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Learning Paths

Are you confused about where to start and what course to take? Let me make it super simple for you.

First, decide if you want to focus on the web or mobile development for the next 12 months or so. Don’t try to be a jack of all trades and do both! Focus on one path now, and you can always learn the other path later.

Web Development Path

If you want to build applications that run in the browser, you need to choose between being a front-end, back-end, or a full-stack developer. What is the difference?

Front-end Development

Front-end developers build the front-end or the client side of web applications. That is the part that runs in the browser, the part that the user sees and interacts with. If you want to become a front-end developer, you need to master HTML, CSS, JavaScript first. Currently, I don’t have a course on these topics but there are plenty of courses out there on Udemy. The courses I recommend are:

Once you master the fundamentals,  you should learn about one of the leading front-end frameworks for building web applications. The top 2 frameworks are Angular and React.

I currently have two courses on Angular. Take them in the following order:

If you want to learn React, I recommend the following course:

Back-end Development

Back-end developers build the back-end or the server side of web applications. That is the part that is in charge of all the processing and data storage. If you want to learn back-end development, you need to master C# first. Take my C# courses in the following order:

Now, depending on your skill level, you may start from C# Basics, or if you already know the fundamentals well, you may fast forward to the C# Intermediate or C# Advanced courses. It really depends on you. Look at the table of contents for each of these courses. Are there topics that you don’t know well? Be sure to take the corresponding course and master C#. If you don’t know C# well, you’ll waste a lot more time down the track.

Once you master C#, you need to learn Entity Framework. We use Entity Framework for connecting our applications to a database. With Entity Framework, you can easily read and write data from and to a database.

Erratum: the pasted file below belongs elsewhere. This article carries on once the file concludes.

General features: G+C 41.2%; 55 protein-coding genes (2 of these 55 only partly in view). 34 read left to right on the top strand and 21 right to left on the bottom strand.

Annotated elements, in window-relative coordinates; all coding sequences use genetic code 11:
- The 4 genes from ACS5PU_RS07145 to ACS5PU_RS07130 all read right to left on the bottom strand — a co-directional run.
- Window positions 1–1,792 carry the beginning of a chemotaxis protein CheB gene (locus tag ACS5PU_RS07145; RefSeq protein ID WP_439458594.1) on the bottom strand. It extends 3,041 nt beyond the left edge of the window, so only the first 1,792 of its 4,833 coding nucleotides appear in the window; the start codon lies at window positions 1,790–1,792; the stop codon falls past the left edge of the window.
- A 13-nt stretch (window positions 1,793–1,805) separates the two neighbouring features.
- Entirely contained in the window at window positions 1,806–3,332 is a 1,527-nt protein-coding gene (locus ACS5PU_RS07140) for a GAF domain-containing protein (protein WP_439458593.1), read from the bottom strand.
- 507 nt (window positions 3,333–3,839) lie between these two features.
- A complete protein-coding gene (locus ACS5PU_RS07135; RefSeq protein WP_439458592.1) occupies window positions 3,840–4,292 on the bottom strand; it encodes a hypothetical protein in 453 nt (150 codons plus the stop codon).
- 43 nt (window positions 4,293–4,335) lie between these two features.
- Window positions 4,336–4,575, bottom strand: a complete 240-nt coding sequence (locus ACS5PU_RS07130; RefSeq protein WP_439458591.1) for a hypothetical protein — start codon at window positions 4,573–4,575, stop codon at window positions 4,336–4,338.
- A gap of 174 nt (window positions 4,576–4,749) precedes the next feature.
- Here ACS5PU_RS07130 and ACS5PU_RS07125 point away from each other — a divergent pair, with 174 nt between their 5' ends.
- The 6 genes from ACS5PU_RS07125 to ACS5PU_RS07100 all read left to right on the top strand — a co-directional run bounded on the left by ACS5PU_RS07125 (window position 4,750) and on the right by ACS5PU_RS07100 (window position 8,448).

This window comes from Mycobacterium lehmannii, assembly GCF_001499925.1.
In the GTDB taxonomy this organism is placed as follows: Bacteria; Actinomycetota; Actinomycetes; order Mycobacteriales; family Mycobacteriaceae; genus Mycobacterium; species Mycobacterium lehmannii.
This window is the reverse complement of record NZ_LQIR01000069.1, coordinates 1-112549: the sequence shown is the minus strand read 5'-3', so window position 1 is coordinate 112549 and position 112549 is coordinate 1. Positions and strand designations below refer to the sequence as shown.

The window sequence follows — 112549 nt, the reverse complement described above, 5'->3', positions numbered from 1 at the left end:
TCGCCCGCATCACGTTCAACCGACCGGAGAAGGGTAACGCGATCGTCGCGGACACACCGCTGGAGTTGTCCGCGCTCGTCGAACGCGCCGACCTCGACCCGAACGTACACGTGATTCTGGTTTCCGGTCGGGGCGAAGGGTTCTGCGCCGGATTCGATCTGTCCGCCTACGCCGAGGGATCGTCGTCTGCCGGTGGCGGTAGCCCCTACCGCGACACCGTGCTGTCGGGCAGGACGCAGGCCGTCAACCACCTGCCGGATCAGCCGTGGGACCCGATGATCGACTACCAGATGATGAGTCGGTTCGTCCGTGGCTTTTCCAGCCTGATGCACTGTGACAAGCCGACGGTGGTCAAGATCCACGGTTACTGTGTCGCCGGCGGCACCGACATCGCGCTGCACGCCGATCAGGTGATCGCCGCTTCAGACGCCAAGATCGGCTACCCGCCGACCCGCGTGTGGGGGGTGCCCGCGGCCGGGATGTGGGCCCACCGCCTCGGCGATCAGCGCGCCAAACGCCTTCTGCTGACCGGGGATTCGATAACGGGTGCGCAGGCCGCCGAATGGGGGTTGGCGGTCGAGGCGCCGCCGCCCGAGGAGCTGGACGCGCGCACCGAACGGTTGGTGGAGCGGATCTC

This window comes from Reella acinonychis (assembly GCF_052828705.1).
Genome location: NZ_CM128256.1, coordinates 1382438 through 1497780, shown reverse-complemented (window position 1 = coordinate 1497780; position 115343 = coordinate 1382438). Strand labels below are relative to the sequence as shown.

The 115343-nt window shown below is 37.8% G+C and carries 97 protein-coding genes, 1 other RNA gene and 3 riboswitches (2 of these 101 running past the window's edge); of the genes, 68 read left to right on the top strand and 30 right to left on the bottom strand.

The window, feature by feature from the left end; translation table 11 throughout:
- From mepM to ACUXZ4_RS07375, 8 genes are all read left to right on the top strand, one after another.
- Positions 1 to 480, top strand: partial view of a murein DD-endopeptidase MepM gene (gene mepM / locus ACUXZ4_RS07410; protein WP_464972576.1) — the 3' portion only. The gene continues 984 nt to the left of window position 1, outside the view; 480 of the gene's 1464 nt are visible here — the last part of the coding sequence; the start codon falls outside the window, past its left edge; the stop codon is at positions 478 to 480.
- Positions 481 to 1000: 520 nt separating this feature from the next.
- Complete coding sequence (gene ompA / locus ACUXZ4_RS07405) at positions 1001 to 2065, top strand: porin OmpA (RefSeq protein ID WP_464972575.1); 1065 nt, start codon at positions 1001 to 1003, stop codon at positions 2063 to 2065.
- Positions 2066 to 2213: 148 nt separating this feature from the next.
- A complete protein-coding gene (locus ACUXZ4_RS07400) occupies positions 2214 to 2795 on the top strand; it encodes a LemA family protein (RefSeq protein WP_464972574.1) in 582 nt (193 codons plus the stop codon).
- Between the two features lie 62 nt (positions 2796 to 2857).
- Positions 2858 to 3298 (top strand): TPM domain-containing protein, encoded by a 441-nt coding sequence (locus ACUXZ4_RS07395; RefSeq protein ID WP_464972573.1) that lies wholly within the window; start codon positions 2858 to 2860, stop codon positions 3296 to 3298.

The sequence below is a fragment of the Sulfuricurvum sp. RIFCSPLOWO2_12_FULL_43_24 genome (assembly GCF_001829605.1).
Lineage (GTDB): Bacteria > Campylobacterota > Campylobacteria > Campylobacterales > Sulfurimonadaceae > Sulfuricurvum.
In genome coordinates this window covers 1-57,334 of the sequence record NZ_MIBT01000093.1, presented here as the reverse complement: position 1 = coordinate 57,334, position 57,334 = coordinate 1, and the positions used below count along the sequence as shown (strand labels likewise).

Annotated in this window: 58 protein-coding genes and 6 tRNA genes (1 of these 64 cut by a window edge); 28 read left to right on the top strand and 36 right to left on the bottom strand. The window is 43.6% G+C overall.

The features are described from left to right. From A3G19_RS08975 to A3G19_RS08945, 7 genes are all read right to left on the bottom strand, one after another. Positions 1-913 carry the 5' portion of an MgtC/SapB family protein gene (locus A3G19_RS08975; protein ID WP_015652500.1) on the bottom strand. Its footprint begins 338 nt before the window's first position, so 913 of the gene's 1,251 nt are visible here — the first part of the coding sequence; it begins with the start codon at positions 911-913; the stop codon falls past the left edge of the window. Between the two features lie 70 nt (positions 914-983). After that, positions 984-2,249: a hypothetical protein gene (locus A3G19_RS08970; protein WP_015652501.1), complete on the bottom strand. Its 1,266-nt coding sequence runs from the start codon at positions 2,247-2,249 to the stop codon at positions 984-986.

Finally, you need to learn about ASP.NET MVC, which is a framework for building the server-side of applications. There are two types of ASP.NET MVC frameworks out there. One is ASP.NET MVC 5, the other is ASP.NET Core 1. What’s the difference?

ASP.NET MVC 5 is for Windows only and is used in most enterprise applications out there. Chances are where you work (or where you’re going to work) they have at least one application built with ASP.NET MVC 5.

ASP.NET Core is the next generation of ASP.NET MVC 5. Initially, it was called ASP.NET MVC 6, but Microsoft decided to change the name and start from version 1 because it’s the first cross-platform version of ASP.NET MVC. It can run on Windows, macOS and Linux. If you’re a non-Windows user, you’d love ASP.NET Core. You don’t need to run Windows in a virtual machine!

All the fundamentals in this framework are the same as the previous version, ASP.NET MVC 5. There are some subtle differences that you can quickly pick up if you take my ASP.NET Core course:

In this course, I assume you’re already familiar with ASP.NET MVC 5 and want to get up to speed with ASP.NET Core. We use ASP.NET Core to build APIs and Angular to build the front-end of a vehicle listing application.

Full-stack Development

Full-stack developers know both the front-end and the back-end, and for that very reason, they have better salaries. So, if you want to become a full-stack developer, take all the courses in the front-end and the back-end categories.

 

Mobile Development Path

If you want to build mobile apps, you have two choices. You can build real native mobile apps with C#, or hybrid apps with Angular and Ionic. If you use Ionic, the end result will be a native app that is essentially a container for a web app built with Angular. You can use Ionics plug-ins to access the native device functionality. So, your app is really a web app in a native shell, and it doesn’t feel like a real native app. You’ll encounter limitations as your application gets more complex. Having said that, Ionic is great for prototyping and quickly building an app to raise money.

Build Mobile Apps Using Angular

If you want to use Angular, take my Ionic course:

 

Build Mobile Apps Using C#

If you’re a C# developer, you can use your C# skills and build native, cross-platforms with Xamarin. First, make sure that you know your C# well. Take my C# courses in the following order:

Depending on your skill level, you may start from C# Basics, or if you already know the fundamentals well, you may fast forward to the C# Intermediate or C# Advanced courses. It really depends on you. Look at the table of contents for each of these courses. Are there topics that you don’t know well? Be sure to take the corresponding course and master your C#. If you don’t know C# well, you’ll waste a lot more time down the track.

Once you master C#, take my Xamarin course:

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